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AGS Worldwide Movers

AGS Myanmar supports clients in difficult circumstance

Myanmar has experienced two unprecedented crises in a short time, both of which have impacted the lives of inhabitants, expatriates, and the economy as a whole. Despite this, AGS teams in Myanmar continue to meet their clients' changing needs.

Posted in: News Page
Published Date: 24 June 2021

In his five years living in the country, Marc Guyonnaud has never faced a situation like this. The head of AGS Myanmar and his teams had to deal with the covid pandemic in 2020 and, since February 2021, with a local climate marked by significant tension and violence. In these circumstances, the teams have managed to continue their activity in the face of multiple demands.

AGS clients, like Joris Thomas, Operations Director at Bouygues Bâtiment International will not disagree. He spoke with us to explain why he chose AGS to organise the relocation of 14 employees who were forced to leave the country due to the chaotic situation that worried investors. “They decided to freeze their projects in Myanmar for a few months,” explains Joris Thomas. “The investment freeze and the deterioration of security have had a direct impact on our business.” At the end of the day, this means that the return of employees must be well orchestrated and swift.

Remote management during troubled times

Marc Guyonnaud Marc Guyonnaud

For Joris Thomas, as for other clients, AGS Myanmar demonstrates “a genuine ability to manage several international moves simultaneously with utmost professionalism” and benefits from “an international footprint that makes the difference, especially for moves to unusual destinations.”

AGS has worked tirelessly to meet the demands of clients like Bouygues. During the first lockdown in April 2020, AGS continued operations, shipping record volumes due to the number of expatriates fleeing Myanmar. “Most of them left thinking they would come back, but given the nature of the pandemic and border closures, they quickly decided to organise their move from a distance and never came back,” says Marc Guyonnaud.

Constantly adapting to accompany and support clients

The teams had to adapt and switched to organising virtual visits using the group’s software. “Once the packing was completed, we had to send photos to the customers to prove what had been done,” recalls the AGS boss. This situation continued throughout the year, despite successive lockdowns. The results were very good, better than in previous years. In contrast, Marc Guyonnaud recorded few incoming moves.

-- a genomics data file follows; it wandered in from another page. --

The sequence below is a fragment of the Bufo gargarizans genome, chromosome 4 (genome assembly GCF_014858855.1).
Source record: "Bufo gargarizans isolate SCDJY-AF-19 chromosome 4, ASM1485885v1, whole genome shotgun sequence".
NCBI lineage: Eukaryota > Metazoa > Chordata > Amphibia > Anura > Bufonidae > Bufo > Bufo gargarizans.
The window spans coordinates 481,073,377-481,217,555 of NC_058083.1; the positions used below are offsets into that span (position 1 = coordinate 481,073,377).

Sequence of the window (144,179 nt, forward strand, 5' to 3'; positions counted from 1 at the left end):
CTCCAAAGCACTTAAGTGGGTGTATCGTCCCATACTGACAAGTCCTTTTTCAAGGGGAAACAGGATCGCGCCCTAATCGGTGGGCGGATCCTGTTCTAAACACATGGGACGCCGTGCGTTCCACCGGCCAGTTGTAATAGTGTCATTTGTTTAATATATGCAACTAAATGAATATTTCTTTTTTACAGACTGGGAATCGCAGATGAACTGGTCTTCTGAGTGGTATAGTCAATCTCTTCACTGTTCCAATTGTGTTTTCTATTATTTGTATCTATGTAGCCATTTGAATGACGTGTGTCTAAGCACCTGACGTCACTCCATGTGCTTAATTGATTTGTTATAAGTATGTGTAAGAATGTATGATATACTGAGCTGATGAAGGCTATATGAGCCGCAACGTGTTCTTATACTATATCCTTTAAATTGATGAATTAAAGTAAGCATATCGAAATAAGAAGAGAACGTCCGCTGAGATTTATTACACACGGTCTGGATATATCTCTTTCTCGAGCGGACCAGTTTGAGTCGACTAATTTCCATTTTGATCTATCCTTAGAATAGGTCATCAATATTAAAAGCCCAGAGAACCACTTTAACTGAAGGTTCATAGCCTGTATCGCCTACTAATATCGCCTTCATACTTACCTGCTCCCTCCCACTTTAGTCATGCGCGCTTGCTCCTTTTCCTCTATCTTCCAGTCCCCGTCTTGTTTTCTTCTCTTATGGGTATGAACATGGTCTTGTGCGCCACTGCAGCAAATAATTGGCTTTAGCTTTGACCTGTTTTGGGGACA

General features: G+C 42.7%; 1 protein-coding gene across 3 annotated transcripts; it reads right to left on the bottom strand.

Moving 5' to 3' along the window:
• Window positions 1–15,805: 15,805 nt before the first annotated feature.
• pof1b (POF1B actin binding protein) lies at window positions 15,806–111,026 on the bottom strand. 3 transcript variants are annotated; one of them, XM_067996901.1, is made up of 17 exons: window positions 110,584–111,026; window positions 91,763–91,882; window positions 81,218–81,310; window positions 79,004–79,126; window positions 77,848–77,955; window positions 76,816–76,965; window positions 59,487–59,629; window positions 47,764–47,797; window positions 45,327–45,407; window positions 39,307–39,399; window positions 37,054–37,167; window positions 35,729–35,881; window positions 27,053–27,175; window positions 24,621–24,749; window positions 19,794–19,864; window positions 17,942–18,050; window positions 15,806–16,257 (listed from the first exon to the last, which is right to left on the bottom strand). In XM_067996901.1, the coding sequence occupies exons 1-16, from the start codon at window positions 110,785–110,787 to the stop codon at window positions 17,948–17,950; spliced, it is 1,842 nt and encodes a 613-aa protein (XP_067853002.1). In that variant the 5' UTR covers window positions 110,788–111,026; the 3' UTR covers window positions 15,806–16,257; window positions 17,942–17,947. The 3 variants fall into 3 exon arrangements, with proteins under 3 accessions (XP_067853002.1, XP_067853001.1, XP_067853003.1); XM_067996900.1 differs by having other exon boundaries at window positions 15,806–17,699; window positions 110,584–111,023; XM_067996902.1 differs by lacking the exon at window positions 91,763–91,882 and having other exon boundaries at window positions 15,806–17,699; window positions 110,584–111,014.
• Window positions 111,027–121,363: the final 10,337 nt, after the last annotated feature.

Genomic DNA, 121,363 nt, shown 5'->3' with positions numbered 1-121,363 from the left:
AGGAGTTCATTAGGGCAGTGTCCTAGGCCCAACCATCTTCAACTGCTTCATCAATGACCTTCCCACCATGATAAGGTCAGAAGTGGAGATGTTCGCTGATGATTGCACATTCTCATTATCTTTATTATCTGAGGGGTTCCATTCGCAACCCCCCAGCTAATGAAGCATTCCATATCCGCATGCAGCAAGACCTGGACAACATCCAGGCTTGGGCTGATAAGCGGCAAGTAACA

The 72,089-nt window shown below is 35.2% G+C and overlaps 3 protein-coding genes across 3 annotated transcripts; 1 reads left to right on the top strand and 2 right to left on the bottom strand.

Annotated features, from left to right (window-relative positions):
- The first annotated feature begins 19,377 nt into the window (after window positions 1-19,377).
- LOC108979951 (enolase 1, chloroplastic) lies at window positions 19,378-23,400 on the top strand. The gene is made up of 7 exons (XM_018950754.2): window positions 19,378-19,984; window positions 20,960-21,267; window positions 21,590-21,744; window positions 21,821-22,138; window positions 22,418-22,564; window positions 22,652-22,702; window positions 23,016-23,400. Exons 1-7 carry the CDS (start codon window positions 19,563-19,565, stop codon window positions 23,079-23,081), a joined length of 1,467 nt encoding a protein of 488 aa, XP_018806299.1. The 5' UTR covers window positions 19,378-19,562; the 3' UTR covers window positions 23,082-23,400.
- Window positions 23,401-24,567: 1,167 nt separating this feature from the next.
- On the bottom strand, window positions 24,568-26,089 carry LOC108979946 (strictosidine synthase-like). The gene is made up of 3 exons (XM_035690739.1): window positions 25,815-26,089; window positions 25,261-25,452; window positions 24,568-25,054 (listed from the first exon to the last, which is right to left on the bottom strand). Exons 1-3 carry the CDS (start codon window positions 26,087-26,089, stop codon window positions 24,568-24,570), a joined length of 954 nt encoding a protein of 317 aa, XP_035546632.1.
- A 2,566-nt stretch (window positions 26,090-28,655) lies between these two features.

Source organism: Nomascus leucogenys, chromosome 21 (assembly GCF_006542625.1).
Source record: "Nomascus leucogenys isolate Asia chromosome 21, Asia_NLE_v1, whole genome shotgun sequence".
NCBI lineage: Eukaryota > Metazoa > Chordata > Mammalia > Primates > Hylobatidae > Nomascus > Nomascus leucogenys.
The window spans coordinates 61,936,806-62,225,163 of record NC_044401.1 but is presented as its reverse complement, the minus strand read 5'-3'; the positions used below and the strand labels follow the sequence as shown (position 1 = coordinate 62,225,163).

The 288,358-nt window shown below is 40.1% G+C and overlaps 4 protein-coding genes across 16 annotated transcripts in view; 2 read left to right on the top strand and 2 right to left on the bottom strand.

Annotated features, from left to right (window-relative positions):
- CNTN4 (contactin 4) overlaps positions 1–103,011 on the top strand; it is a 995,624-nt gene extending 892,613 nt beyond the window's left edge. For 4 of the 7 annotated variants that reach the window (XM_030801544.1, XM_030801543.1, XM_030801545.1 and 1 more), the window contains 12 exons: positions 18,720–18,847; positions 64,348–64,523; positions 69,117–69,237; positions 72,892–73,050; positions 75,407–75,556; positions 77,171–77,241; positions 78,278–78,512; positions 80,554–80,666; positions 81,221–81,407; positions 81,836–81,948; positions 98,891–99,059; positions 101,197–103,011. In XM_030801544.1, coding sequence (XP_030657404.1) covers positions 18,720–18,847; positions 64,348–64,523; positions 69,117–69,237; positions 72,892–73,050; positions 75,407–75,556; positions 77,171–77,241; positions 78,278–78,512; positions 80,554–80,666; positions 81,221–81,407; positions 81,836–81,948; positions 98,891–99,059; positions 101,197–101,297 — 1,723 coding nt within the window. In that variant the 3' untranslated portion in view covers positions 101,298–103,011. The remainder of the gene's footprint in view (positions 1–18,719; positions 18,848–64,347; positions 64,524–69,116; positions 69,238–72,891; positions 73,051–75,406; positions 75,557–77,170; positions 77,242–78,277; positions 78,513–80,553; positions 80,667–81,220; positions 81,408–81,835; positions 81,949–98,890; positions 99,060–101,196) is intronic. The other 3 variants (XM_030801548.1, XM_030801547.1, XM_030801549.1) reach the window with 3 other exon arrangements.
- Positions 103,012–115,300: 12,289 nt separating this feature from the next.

The situation became more difficult on February 1, 2021, due to local events. After a few days of uncertainty, work resumed on February 6, albeit under unusual conditions. On that date, the civil disobedience movement (CDM) was launched to urge workers to stop working to express their dissatisfaction. Local employees found it challenging to work or even travel to their workplaces because of the numerous street demonstrations and barricaded bridges. “It became dangerous to come to work for the locals,” says Marc Guyonnaud. Employees no longer wore their uniforms for fear of reprisals.

A daily challenge: from reduced activity to a strong recovery

Another major difficulty for AGS was that customs only reopened on April 27, making it impossible to export shipments before then. “We did three months of non-stop packing,” says Marc Guyonnaud. “People continued to flee the country, but their belongings were stored until they could be shipped.” In response, the AGS branch manager used additional warehouses to increase storage capacity. “By the end of April, it was time to start exporting again, because we were at our maximum storage capacity,” he says.

The cumulated shipment delays meant that AGS had to ship some 20 containers in May alone (as opposed to the usual 3 or 4) for customers who had left several months earlier. “Exporting was a significant challenge given the reduced number of ships that have been docking in Yangon since February 1,” adds Marc Guyonnaud.

According to Joris Thomas, Marc Guyonnaud and his teams have, however, successfully risen to the challenge. He praises the availability of the AGS Myanmar branch manager: “He is always prepared to listen and adapt the service to the often specific and sometimes changing needs of each client.” Moreover, Joris Thomas informs us that he “particularly appreciated the punctuality, the quality of the service (advice for efficient and relevant solutions, client follow-up, management of service providers), the courtesy and the positive attitude of AGS Myanmar.”

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